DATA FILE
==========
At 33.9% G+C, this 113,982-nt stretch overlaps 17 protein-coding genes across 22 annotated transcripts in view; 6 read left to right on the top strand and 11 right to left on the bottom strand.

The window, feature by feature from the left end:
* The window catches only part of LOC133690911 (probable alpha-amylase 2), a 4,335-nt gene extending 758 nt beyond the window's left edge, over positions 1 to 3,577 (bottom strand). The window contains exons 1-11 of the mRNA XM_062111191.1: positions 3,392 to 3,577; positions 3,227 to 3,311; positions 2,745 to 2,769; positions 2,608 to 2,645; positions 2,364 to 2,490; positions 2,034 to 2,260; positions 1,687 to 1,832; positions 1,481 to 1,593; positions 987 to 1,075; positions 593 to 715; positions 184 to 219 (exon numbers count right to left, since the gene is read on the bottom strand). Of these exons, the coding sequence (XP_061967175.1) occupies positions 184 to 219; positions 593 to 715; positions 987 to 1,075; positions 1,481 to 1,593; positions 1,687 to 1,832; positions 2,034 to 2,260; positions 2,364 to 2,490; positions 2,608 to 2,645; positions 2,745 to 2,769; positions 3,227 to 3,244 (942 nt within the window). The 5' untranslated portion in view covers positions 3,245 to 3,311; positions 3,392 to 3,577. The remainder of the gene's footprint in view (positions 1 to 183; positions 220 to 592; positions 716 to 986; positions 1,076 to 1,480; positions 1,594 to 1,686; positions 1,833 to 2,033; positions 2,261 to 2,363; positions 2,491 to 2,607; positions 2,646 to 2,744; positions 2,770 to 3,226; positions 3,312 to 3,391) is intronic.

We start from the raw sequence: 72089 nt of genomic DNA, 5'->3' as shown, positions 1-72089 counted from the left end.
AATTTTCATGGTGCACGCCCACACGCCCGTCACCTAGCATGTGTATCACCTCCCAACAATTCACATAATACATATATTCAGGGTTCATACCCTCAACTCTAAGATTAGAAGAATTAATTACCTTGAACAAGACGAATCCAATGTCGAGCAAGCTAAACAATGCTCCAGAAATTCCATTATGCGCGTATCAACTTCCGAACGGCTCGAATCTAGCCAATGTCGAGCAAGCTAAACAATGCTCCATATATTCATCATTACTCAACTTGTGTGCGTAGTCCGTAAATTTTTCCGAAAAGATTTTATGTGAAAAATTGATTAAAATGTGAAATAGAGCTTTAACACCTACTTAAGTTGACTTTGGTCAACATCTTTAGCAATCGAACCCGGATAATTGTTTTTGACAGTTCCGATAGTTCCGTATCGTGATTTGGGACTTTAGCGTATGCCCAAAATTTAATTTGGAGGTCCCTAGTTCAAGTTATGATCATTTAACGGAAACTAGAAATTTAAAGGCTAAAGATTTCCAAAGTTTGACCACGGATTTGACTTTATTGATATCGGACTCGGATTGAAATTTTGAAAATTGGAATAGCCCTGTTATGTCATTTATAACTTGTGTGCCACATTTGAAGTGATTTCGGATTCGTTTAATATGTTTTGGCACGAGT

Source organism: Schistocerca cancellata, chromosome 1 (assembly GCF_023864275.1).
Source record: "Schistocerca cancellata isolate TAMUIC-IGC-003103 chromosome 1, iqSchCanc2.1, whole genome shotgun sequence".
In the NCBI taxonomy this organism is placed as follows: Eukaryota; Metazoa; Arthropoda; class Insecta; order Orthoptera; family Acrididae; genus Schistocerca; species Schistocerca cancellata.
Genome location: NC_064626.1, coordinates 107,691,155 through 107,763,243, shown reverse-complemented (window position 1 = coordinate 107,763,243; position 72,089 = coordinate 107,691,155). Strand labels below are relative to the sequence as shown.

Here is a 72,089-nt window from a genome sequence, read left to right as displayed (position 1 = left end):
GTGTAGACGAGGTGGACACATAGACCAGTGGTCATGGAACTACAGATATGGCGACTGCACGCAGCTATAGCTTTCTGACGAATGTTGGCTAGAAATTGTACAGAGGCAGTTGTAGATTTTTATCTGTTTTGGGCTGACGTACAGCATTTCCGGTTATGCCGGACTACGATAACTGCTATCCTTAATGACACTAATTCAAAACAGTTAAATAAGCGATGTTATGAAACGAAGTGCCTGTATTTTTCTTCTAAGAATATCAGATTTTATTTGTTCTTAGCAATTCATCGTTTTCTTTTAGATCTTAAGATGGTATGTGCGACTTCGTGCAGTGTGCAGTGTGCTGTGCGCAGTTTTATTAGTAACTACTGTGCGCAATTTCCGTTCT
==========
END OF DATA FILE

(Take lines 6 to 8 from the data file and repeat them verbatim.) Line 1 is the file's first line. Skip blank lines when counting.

Source organism: Schistocerca cancellata, chromosome 1 (assembly GCF_023864275.1).
Source record: "Schistocerca cancellata isolate TAMUIC-IGC-003103 chromosome 1, iqSchCanc2.1, whole genome shotgun sequence".
In the NCBI taxonomy this organism is placed as follows: Eukaryota; Metazoa; Arthropoda; class Insecta; order Orthoptera; family Acrididae; genus Schistocerca; species Schistocerca cancellata.